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mephistia

attempting obscurity

I mess around with writing, but deep down I'm pretty sure I'll never actually get published because I treat it like a hobby and not a passion -- I write when I have time, instead of making time to write.

 

When I read, I prefer YA sci-fi/ fantasy as my go-to fiction reads. I tend toward this genre because I read fiction as an escape from the daily drudge of life. YA sci/fi-fantasy usually has more upbeat/ hopeful endings, while adult fiction of any genre (except romance) tends to have more depressingly realistic endings. Sometimes I read romance novels, but I really prefer the type with plot/ character development between sex scenes, and I don't like having to hunt for them.

 

In non-fiction, I prefer history, biographies, psychology, gender studies, social/applied sciences, and law/ public policy.

Currently reading

Pink Brain, Blue Brain: How Small Differences Grow Into Troublesome Gaps -- And What We Can Do About It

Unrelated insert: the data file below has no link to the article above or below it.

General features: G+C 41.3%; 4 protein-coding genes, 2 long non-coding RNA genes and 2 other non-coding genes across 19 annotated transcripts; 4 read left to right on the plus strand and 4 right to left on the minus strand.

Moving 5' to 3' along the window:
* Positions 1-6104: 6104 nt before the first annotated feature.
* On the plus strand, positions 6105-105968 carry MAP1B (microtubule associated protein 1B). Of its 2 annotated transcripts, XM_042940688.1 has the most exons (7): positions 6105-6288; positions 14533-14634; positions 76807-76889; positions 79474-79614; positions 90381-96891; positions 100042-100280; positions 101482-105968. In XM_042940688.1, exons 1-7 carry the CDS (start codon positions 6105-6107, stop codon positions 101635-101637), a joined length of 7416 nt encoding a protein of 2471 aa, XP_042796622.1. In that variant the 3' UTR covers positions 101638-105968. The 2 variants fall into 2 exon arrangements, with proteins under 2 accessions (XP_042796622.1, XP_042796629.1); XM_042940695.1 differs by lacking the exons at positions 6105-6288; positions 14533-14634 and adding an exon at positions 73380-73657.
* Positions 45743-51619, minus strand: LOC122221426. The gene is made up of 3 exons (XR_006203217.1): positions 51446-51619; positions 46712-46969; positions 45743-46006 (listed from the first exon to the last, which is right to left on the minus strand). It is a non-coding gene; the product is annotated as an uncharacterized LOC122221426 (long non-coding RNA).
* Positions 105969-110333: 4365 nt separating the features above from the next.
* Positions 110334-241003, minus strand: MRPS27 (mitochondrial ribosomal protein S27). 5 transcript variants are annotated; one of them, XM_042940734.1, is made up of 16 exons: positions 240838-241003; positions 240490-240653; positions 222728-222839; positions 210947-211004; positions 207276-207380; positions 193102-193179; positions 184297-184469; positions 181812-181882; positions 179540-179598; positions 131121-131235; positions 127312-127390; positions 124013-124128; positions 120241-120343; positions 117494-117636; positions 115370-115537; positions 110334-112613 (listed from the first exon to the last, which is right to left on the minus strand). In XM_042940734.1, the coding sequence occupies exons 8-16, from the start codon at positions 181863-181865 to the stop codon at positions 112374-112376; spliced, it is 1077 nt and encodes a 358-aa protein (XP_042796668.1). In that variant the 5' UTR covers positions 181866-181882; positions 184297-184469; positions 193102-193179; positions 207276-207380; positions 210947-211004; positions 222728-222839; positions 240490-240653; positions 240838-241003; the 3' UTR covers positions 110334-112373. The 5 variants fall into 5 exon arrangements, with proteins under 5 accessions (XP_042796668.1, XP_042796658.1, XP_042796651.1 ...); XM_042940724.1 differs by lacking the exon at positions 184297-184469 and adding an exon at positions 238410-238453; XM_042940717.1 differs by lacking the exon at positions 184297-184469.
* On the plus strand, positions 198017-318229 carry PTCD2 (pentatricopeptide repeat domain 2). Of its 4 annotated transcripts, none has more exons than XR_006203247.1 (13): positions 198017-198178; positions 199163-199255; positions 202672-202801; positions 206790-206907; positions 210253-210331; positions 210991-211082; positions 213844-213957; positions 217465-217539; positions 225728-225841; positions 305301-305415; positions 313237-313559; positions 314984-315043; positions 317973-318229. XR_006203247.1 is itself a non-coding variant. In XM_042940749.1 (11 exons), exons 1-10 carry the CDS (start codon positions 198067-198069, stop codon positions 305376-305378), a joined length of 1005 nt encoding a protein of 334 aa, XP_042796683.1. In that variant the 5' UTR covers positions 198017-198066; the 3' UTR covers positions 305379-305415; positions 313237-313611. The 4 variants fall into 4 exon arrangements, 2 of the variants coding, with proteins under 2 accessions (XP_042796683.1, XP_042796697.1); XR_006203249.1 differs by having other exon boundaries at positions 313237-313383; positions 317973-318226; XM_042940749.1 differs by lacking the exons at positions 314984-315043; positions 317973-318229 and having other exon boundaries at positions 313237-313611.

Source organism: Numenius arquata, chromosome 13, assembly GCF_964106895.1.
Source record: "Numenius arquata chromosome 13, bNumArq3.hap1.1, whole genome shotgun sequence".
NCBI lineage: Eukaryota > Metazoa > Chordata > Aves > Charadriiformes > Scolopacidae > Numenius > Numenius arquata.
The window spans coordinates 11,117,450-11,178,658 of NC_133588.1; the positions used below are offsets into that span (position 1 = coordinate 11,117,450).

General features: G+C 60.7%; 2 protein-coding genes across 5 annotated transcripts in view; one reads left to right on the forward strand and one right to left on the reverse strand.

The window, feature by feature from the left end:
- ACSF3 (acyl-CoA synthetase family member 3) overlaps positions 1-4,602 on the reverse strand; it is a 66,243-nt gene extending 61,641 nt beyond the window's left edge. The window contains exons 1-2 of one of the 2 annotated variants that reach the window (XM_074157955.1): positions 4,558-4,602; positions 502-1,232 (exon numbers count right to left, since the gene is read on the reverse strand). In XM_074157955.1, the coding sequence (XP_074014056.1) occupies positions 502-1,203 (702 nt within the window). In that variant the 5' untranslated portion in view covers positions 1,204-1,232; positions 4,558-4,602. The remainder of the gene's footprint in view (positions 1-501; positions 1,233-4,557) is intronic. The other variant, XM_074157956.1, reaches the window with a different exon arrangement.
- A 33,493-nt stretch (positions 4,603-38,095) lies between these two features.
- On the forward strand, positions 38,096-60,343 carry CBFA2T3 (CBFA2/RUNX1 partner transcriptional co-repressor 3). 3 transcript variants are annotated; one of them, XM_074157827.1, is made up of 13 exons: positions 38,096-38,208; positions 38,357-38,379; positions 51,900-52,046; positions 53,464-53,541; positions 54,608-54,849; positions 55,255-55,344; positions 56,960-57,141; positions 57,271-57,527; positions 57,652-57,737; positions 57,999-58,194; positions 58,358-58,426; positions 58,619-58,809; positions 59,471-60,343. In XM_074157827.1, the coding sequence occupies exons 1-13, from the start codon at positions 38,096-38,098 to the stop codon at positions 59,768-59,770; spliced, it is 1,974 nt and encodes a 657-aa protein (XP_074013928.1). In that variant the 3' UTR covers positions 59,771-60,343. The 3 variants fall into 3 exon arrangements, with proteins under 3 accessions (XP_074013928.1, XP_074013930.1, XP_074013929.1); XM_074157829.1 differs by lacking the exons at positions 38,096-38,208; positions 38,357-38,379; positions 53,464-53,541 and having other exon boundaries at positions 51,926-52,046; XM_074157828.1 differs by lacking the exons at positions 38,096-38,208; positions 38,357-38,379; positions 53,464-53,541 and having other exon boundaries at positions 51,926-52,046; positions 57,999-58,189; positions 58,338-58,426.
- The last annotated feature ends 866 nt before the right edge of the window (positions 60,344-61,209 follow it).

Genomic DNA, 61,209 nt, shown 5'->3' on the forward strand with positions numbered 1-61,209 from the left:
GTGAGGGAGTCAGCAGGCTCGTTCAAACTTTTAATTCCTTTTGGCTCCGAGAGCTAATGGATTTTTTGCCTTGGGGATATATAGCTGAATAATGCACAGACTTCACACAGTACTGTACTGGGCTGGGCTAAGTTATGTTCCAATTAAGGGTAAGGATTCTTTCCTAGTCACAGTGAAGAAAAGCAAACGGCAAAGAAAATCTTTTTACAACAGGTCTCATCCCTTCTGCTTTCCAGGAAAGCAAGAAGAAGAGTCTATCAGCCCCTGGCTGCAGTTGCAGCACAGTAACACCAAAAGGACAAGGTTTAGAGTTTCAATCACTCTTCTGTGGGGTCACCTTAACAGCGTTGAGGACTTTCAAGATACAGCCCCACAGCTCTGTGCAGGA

Lise Eliot
White by Law: The Legal Construction of Race
Ian F. Haney López

Longitude: The True Story of a Lone Genius Who Solved the Greatest Scientific Problem of his Time

Longitude: The True Story of a Lone Genius Who Solved the Greatest Scientific Problem of his Time - Neil Armstrong, Dava Sobel This is a great book. It's one of the excellent historical non-fiction books that is really well written and interesting, even if you're not normally interested in the subject. I can honestly say I have never once wondered about how longitude is determined, or why it matters. Until I read this book, it never occurred to me that longitude was not a historical constant like latitude. I had no idea there was this depth of history and tragedy in the story of determining longitude, and it was damned fascinating. This was well-written, engaging, and enlightening. In other words, awesome!